'Buffett Rule' Strengthens America's Backbone
The "Buffett rule" levels the playing the field for America's middle class
April 16, 2012
As we say in the Midwest, you do not fertilize a tree from the top down, you fertilize the roots. The "Buffet rule" reflects that kind of midwestern wisdom and decency.
It defies common sense that many middle-class Iowans should pay a higher tax rate than the 400 richest Americans, making over $110 million per year and paying only 18 percent in income taxes. Not only does this fly in the face of the common sense standards of a democratic society, but it also undermines the middle class, the backbone of the American economy, by helping to concentrate wealth among a very few rich Americans, and by denying our country the resources to make the investments that have sustained the middle class—everything from education to infrastructure—that has made America the strongest economy in the world.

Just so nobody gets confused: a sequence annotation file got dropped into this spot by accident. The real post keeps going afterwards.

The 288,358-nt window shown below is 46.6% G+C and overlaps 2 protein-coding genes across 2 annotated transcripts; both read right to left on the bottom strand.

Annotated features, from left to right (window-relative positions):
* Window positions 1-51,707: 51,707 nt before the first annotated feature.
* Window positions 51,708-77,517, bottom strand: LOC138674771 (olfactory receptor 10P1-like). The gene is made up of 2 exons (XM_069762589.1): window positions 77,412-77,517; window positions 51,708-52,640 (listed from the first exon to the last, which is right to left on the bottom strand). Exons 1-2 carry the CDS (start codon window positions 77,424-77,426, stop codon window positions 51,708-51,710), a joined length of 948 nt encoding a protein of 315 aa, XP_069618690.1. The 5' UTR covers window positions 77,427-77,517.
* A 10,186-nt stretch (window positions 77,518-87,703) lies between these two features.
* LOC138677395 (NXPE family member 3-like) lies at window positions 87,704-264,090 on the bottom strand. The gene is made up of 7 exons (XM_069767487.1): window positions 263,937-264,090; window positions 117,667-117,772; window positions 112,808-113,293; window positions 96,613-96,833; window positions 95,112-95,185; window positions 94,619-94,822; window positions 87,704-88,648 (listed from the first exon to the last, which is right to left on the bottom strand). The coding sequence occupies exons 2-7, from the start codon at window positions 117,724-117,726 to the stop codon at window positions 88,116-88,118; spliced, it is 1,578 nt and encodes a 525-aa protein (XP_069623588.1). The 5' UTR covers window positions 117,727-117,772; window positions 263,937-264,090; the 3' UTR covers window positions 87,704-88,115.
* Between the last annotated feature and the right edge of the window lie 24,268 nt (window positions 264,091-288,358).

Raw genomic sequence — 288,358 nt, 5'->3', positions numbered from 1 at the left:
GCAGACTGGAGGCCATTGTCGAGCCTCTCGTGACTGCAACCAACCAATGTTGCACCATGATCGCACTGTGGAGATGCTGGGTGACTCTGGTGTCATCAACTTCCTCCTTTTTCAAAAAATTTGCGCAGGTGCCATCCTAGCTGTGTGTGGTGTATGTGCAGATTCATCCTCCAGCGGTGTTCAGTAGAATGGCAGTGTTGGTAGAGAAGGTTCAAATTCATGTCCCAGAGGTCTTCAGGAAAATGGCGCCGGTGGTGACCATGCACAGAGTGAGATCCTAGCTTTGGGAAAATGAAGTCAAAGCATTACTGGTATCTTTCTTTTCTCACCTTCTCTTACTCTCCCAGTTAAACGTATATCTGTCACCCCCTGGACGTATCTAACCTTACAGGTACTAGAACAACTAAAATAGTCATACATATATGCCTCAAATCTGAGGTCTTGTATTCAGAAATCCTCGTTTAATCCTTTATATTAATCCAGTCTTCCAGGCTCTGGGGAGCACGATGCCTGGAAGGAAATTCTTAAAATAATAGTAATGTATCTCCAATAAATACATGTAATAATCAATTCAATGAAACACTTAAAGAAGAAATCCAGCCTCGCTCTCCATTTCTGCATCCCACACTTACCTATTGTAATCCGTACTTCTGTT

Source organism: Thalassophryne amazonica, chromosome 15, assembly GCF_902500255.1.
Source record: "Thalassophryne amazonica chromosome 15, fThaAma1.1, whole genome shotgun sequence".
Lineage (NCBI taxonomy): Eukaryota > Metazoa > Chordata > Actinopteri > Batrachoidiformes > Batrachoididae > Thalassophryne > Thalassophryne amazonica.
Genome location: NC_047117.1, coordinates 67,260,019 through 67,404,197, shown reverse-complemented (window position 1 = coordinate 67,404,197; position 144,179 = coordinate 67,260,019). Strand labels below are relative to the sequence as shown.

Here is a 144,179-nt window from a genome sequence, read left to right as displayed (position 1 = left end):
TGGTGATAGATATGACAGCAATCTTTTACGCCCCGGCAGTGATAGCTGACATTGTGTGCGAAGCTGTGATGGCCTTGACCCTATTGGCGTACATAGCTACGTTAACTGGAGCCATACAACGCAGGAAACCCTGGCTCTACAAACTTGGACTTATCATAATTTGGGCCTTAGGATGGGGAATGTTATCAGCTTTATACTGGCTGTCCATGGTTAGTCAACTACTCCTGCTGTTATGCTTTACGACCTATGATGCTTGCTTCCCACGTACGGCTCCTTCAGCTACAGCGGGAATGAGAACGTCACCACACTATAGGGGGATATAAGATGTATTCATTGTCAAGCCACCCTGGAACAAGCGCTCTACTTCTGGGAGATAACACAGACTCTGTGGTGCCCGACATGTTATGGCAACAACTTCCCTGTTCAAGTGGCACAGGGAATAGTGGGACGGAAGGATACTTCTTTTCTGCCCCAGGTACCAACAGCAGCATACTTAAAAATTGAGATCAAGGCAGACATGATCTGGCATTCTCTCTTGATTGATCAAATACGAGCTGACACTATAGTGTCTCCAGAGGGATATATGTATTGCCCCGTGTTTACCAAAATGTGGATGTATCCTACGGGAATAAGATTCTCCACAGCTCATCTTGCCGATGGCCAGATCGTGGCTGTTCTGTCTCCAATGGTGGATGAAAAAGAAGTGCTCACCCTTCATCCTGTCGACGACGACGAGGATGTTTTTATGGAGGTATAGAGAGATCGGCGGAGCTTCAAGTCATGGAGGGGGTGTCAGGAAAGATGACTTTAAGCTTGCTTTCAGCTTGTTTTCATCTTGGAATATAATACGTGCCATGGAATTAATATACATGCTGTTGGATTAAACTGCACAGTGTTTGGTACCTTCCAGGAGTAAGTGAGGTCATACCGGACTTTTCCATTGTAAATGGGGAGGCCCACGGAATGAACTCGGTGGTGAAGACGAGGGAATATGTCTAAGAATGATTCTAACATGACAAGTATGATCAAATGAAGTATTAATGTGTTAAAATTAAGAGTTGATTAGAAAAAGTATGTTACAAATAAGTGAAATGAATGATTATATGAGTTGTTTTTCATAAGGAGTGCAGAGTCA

The Buffet rule tackles this problem head on and levels the playing the field for America's middle class. It is part of legislation I recently introduced—the Rebuild America Act—and it should become law.